So there are all these very complicated deep links, which mean that when Modi thinks of his domestic picture, when he looks at inflation, at what he needs for his armed forces, he is having to balance this against the fact that India, over the last two to three decades, has also become very close to the United States and other Western countries.

That’s not a relationship that he wants to ruin in any way. So he’s been working the middle ground, trying to balance the two things. So far, it has to be said, he has been getting away with it.

TN: Josh, the assumption one makes from a distance about the Kremlin announcements from Putin and his defense minister is that they come as a response to the troubles they’ve had on the battlefield. You suggested there may also be something in the fact that they came only a few days after these gentle rebukes from China and India.

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Joshua Keating: Clearly, the main driving force behind what we saw from Vladimir Putin this morning was the setbacks they faced in eastern Ukraine and the mounting domestic criticism. But the international dimension is important too. For both the countries that have stood by Russia and the ones that have been on the fence, there was an assumption that this war would be over relatively quickly. And as it drags on, we’ve seen just how destructive this conflict has been, how disruptive it’s been to the global economy. Some of these countries, particularly China and India, are losing patience with this. There’s a sense that Russia needs to demonstrate some progress — a way out of this conflict, other than just a protracted endless war that it seems to be embarked on right now.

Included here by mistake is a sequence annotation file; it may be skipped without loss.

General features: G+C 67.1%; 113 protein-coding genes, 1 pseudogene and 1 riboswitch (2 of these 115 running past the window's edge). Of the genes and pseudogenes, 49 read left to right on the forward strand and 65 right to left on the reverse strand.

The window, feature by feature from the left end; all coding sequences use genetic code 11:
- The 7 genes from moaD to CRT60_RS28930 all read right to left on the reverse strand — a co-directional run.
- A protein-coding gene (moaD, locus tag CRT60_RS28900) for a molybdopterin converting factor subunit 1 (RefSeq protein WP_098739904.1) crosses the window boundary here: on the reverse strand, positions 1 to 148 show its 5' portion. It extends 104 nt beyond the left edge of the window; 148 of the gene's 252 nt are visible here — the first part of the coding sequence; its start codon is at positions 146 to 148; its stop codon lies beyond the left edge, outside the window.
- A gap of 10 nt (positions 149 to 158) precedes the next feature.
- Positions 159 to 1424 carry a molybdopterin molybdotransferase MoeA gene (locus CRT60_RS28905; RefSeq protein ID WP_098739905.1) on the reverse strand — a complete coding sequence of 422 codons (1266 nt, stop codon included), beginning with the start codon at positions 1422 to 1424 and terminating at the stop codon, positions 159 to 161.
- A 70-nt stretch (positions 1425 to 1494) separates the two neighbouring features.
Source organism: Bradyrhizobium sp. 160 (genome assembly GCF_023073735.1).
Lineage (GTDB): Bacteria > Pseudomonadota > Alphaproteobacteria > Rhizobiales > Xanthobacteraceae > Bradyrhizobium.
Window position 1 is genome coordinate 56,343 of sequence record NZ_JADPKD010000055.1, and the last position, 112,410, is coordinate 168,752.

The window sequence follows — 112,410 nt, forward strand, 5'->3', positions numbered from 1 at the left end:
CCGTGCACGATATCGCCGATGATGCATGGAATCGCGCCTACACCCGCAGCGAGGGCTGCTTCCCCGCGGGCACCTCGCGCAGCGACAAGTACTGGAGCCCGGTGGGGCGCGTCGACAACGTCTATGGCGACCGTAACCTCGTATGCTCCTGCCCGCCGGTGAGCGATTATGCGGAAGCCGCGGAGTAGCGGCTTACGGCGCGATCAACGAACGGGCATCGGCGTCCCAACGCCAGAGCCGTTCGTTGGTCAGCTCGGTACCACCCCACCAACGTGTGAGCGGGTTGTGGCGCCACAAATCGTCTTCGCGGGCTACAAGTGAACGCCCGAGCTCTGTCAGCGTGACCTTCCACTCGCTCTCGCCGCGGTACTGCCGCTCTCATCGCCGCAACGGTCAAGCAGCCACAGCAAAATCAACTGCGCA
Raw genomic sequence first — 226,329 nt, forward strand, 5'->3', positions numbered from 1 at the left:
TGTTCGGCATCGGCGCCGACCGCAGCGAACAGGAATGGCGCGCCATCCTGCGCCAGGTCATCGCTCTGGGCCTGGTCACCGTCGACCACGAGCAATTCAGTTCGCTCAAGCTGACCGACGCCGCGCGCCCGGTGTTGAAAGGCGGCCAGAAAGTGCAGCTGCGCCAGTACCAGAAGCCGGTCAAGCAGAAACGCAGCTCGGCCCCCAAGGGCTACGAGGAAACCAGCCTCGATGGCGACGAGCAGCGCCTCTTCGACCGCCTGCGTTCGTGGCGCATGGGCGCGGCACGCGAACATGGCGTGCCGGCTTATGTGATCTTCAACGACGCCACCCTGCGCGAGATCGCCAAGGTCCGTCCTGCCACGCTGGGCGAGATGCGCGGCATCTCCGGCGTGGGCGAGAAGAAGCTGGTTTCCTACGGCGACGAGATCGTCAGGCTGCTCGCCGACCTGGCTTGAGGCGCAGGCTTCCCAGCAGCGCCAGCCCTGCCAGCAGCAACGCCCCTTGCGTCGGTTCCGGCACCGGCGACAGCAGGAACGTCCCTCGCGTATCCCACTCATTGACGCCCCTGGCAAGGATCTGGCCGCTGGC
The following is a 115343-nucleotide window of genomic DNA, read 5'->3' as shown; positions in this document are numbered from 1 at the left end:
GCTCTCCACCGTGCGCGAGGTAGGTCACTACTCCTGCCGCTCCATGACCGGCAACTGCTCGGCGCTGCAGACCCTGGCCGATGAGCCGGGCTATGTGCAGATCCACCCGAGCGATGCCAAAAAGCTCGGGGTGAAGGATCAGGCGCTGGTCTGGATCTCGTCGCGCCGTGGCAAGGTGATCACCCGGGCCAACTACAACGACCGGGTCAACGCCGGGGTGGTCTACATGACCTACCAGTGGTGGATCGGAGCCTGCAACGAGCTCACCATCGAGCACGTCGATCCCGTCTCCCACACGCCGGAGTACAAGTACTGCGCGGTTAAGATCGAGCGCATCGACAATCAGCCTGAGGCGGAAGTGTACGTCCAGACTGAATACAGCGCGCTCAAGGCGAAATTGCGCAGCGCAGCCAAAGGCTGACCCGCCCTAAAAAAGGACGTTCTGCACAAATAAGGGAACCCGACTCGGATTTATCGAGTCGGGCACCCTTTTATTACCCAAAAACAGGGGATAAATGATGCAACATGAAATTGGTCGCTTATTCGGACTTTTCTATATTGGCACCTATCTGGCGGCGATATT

TN: All this is coming in the midst of this big, crazy week at the United Nations. Even before Putin said what he said, it was clear that the war was going to be on the front burner at the U.N. President Biden called Putin’s statements “outrageous” and “irresponsible.” Are we going to have U.N. resolutions? What should we expect from the United Nations by way of response?

JK: It really is a jarring juxtaposition. The U.N. does a lot, from famine relief to cultural preservation to nuclear security. But it has one core function: Keeping countries from using force to conquer each other, from invading each other. It’s right there in the U.N. Charter, which President Biden referred to specifically in his speech: Countries can’t use force against the territorial integrity or political independence of other countries.